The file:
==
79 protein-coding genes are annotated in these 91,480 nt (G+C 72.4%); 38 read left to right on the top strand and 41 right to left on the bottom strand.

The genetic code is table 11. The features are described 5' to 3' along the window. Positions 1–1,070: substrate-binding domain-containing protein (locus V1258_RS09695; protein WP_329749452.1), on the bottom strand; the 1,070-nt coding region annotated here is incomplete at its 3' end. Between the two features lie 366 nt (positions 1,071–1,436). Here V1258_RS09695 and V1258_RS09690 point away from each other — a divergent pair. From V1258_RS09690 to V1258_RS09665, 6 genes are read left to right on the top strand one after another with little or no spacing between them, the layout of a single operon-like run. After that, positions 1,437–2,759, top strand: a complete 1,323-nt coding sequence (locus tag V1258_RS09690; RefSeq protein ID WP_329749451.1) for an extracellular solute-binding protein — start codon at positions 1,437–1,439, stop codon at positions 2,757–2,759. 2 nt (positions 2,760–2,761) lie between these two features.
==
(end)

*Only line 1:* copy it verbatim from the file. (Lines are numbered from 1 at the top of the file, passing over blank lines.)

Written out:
79 protein-coding genes are annotated in these 91,480 nt (G+C 72.4%); 38 read left to right on the top strand and 41 right to left on the bottom strand.